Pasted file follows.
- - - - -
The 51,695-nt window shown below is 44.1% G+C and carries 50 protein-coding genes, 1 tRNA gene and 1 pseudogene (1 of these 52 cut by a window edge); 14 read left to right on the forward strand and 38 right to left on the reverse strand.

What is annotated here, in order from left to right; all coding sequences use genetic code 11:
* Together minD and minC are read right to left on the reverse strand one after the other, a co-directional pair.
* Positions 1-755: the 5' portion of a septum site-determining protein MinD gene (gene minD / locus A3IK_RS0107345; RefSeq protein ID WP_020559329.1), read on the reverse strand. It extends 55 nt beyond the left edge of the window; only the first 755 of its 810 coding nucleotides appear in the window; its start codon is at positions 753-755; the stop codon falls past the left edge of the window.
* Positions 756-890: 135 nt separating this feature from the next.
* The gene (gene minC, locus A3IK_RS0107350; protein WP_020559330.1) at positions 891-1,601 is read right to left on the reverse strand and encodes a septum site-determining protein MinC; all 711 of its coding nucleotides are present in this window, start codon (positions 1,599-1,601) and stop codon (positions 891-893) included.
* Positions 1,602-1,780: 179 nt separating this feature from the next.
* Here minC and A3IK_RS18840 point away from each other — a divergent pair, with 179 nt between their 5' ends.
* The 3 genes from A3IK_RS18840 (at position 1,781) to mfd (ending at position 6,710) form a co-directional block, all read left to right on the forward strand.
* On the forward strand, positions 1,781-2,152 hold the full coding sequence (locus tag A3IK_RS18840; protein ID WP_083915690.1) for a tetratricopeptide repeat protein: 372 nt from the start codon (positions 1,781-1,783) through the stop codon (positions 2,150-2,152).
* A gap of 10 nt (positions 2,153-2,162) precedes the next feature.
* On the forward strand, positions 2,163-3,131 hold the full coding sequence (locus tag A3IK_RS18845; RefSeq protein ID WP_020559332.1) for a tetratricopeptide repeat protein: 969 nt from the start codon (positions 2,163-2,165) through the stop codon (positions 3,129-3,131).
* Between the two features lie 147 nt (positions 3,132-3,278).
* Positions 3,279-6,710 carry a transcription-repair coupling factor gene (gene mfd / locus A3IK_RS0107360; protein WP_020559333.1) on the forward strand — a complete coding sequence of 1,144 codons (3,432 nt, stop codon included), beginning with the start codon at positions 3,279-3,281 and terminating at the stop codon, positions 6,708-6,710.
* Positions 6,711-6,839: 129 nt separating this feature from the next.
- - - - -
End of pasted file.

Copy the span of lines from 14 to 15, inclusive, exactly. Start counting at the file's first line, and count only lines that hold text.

* Positions 3,279-6,710 carry a transcription-repair coupling factor gene (gene mfd / locus A3IK_RS0107360; protein WP_020559333.1) on the forward strand — a complete coding sequence of 1,144 codons (3,432 nt, stop codon included), beginning with the start codon at positions 3,279-3,281 and terminating at the stop codon, positions 6,708-6,710.
* Positions 6,711-6,839: 129 nt separating this feature from the next.